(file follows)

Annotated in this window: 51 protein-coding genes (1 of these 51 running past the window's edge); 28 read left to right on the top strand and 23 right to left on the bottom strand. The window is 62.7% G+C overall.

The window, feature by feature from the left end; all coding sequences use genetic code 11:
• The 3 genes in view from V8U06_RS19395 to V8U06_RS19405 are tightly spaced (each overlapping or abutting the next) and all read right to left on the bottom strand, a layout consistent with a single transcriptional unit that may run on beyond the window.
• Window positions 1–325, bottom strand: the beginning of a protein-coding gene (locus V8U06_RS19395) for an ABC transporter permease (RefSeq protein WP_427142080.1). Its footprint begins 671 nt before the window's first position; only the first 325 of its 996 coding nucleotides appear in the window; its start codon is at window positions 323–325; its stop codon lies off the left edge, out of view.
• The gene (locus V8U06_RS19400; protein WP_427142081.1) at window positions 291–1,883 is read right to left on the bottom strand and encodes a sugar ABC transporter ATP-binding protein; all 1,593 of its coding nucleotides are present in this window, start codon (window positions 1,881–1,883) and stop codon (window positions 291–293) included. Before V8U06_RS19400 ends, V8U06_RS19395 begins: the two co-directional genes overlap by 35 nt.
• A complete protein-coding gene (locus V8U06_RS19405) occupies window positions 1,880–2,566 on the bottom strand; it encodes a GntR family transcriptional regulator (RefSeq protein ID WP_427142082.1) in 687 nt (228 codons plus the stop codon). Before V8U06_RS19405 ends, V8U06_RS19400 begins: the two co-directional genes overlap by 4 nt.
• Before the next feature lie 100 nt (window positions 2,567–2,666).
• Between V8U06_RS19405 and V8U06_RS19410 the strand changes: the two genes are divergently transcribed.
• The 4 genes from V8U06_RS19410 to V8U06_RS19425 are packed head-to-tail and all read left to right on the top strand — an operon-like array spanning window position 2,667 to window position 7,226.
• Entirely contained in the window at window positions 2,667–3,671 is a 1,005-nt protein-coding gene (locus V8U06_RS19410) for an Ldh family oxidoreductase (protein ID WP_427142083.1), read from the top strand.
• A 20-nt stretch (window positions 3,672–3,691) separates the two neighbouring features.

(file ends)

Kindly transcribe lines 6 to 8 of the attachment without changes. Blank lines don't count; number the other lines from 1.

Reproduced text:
• A complete protein-coding gene (locus V8U06_RS19405) occupies window positions 1,880–2,566 on the bottom strand; it encodes a GntR family transcriptional regulator (RefSeq protein ID WP_427142082.1) in 687 nt (228 codons plus the stop codon). Before V8U06_RS19405 ends, V8U06_RS19400 begins: the two co-directional genes overlap by 4 nt.
• Before the next feature lie 100 nt (window positions 2,567–2,666).
• Between V8U06_RS19405 and V8U06_RS19410 the strand changes: the two genes are divergently transcribed.